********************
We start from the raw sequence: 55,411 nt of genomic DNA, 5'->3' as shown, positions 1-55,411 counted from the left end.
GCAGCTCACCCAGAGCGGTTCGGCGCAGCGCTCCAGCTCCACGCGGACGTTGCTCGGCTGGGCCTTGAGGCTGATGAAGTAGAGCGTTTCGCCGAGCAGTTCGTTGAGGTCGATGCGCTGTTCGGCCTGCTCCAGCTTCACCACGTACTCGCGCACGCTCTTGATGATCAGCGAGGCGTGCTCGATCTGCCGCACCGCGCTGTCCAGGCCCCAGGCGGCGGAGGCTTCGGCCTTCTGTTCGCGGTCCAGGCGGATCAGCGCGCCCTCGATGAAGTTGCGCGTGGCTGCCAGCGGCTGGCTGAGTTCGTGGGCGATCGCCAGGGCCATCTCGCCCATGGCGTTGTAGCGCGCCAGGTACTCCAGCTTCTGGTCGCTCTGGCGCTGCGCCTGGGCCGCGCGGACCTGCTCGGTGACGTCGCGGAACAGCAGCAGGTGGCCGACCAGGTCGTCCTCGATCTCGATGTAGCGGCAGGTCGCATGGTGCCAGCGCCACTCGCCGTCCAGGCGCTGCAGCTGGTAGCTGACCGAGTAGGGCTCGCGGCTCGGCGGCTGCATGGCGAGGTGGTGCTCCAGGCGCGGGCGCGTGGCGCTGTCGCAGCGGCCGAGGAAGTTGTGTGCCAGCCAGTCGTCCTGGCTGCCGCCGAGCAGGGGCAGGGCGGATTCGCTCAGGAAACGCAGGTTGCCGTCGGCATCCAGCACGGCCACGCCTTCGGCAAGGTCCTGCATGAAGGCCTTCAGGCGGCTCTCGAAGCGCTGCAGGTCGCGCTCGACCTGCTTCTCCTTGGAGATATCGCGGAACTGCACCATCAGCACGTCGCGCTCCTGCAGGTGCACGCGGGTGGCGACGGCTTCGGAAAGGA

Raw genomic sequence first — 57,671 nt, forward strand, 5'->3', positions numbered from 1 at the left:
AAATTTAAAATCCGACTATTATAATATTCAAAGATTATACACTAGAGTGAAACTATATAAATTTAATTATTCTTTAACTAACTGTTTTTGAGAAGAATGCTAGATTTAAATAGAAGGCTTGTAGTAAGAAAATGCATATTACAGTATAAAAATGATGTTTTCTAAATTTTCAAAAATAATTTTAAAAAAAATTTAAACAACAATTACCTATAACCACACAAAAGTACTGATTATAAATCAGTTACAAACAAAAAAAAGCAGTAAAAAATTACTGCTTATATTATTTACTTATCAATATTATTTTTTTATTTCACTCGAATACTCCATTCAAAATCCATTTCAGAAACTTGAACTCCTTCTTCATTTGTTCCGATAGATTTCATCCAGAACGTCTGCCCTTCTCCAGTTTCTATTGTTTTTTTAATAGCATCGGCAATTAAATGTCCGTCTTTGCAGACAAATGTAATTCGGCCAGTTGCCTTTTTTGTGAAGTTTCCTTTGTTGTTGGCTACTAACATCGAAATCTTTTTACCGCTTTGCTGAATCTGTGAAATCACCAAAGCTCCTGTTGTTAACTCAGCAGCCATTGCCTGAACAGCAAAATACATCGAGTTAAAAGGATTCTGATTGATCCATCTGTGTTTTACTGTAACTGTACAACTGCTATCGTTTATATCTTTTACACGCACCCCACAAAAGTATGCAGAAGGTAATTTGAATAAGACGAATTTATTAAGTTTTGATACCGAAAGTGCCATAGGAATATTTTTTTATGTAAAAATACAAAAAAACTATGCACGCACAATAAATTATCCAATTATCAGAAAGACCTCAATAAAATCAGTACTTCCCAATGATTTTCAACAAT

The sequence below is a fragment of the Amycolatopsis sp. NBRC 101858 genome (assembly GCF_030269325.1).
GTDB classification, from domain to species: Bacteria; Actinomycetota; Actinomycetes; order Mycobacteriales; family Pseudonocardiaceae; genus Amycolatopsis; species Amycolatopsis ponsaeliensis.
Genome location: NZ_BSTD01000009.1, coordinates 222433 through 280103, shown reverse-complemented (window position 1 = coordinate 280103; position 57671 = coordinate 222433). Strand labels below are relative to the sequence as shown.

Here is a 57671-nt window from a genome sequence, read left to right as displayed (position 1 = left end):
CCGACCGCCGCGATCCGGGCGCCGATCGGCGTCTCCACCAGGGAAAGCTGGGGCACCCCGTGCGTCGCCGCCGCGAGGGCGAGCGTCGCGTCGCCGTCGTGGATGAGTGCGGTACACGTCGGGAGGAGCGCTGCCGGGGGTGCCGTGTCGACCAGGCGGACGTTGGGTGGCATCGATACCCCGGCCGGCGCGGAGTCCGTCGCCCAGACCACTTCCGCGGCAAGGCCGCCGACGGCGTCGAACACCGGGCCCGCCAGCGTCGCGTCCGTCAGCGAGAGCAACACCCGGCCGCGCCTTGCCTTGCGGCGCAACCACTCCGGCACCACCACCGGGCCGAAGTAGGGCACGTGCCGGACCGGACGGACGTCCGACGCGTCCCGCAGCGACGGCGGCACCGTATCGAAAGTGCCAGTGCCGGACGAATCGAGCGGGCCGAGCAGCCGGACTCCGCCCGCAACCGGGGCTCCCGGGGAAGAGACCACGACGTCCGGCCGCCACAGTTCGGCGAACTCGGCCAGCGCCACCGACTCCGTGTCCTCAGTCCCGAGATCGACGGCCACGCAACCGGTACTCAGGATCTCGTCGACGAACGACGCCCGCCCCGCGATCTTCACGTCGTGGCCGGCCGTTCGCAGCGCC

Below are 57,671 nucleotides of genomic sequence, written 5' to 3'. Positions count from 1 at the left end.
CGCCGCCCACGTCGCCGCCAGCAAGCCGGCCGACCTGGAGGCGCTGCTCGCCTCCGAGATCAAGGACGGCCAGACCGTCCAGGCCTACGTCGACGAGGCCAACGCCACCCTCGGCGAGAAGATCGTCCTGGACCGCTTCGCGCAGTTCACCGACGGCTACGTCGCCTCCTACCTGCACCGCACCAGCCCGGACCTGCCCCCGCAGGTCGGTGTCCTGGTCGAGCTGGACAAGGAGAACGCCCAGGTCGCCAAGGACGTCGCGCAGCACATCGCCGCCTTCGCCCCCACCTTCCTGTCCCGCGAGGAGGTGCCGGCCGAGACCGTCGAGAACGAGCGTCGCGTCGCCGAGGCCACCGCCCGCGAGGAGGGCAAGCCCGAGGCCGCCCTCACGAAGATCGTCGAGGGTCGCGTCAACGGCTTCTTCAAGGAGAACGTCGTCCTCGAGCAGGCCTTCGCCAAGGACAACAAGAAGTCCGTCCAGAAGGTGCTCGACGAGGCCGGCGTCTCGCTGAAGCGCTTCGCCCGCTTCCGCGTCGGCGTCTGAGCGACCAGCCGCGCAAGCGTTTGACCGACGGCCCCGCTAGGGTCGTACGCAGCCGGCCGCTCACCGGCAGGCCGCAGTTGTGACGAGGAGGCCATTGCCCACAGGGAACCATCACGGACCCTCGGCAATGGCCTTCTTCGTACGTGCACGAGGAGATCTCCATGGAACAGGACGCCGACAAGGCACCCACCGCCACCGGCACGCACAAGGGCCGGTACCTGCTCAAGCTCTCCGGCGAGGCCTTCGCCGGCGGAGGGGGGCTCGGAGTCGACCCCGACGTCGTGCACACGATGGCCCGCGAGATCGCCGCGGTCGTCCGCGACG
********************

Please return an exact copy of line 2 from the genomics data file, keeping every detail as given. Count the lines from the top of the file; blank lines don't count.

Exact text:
GCAGCTCACCCAGAGCGGTTCGGCGCAGCGCTCCAGCTCCACGCGGACGTTGCTCGGCTGGGCCTTGAGGCTGATGAAGTAGAGCGTTTCGCCGAGCAGTTCGTTGAGGTCGATGCGCTGTTCGGCCTGCTCCAGCTTCACCACGTACTCGCGCACGCTCTTGATGATCAGCGAGGCGTGCTCGATCTGCCGCACCGCGCTGTCCAGGCCCCAGGCGGCGGAGGCTTCGGCCTTCTGTTCGCGGTCCAGGCGGATCAGCGCGCCCTCGATGAAGTTGCGCGTGGCTGCCAGCGGCTGGCTGAGTTCGTGGGCGATCGCCAGGGCCATCTCGCCCATGGCGTTGTAGCGCGCCAGGTACTCCAGCTTCTGGTCGCTCTGGCGCTGCGCCTGGGCCGCGCGGACCTGCTCGGTGACGTCGCGGAACAGCAGCAGGTGGCCGACCAGGTCGTCCTCGATCTCGATGTAGCGGCAGGTCGCATGGTGCCAGCGCCACTCGCCGTCCAGGCGCTGCAGCTGGTAGCTGACCGAGTAGGGCTCGCGGCTCGGCGGCTGCATGGCGAGGTGGTGCTCCAGGCGCGGGCGCGTGGCGCTGTCGCAGCGGCCGAGGAAGTTGTGTGCCAGCCAGTCGTCCTGGCTGCCGCCGAGCAGGGGCAGGGCGGATTCGCTCAGGAAACGCAGGTTGCCGTCGGCATCCAGCACGGCCACGCCTTCGGCAAGGTCCTGCATGAAGGCCTTCAGGCGGCTCTCGAAGCGCTGCAGGTCGCGCTCGACCTGCTTCTCCTTGGAGATATCGCGGAACTGCACCATCAGCACGTCGCGCTCCTGCAGGTGCACGCGGGTGGCGACGGCTTCGGAAAGGA